And while the boys were getting physical, Murdoch’s girls were fighting with their minds. Things looked bleak after their arrest for staging a protest in support of the Suffragette movement and Emily’s assault charged hinted she’d be spending time behind bars. That was until Clara Brett Martin entered the fray. Murdoch Mysteries’ latest real-life historical figure, played by Patricia Fagan, is the first female lawyer in the British Empire. Her spunk, willingness to play the legal game–and use a little blackmail supplied by Julia–got all of the charges against the accused dropped. (I was hoping Leslie’s little game of scaring Julia into thinking James Gillies was still alive would come back to haunt him.) Clara, another high-ranking female in Toronto’s circles will no doubt inspire Julia and Emily to push women’s rights even further this season and I’m looking forward to seeing how it all plays out.

Murdoch Mysteries airs Mondays at 8 p.m. ET on CBC.

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Video: 15 things you didn’t know about Murdoch’s Yannick Bisson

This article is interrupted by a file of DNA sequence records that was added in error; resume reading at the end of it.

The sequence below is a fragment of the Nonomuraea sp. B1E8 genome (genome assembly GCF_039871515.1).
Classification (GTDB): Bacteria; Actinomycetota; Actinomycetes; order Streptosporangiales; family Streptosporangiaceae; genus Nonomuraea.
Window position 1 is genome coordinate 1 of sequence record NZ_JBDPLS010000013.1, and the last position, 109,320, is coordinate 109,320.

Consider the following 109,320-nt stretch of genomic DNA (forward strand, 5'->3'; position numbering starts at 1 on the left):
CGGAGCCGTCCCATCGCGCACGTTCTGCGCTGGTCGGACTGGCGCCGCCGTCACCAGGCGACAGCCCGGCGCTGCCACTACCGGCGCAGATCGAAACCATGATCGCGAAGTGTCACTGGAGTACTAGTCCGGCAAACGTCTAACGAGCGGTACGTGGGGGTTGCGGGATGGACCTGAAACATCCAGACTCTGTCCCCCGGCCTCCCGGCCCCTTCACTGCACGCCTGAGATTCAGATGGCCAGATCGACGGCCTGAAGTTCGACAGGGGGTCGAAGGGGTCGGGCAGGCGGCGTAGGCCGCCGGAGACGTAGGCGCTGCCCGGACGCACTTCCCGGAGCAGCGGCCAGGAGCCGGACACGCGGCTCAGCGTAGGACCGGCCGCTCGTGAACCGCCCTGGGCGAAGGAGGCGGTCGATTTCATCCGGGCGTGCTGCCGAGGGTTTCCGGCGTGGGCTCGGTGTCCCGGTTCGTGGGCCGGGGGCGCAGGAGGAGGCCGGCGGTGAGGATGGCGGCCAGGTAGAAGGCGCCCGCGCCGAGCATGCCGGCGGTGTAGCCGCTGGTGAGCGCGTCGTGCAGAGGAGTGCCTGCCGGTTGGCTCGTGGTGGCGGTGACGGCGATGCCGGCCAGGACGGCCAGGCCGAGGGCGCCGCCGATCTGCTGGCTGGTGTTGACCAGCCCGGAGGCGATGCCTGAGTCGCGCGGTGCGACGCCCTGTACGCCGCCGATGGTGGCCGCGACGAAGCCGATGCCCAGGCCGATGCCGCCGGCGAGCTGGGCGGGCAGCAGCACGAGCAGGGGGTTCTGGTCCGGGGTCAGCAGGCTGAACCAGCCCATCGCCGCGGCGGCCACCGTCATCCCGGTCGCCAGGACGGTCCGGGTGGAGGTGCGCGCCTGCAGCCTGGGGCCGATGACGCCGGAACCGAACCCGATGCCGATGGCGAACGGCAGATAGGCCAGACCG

Kudos to the CBC and Yannick Bisson’s daughter, Mikaela, for sitting down and revealing some top-secret info about her dad. Sure we know that his television alter ego–Detective William Murdoch–is Roman Catholic and loves Dr. Julia Ogden. But what about the man who plays him? What is his favourite food? Is he a dog or cat person? What does he wear when he’s not dressed up like Toronto’s best turn-of-the-century detective?

Here are 15, actually 17, facts about Yannick Bisson, including how to pronounce his name.

Murdoch Mysteries airs Mondays at 8 p.m. on CBC.

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Comments and queries for the week of Oct. 10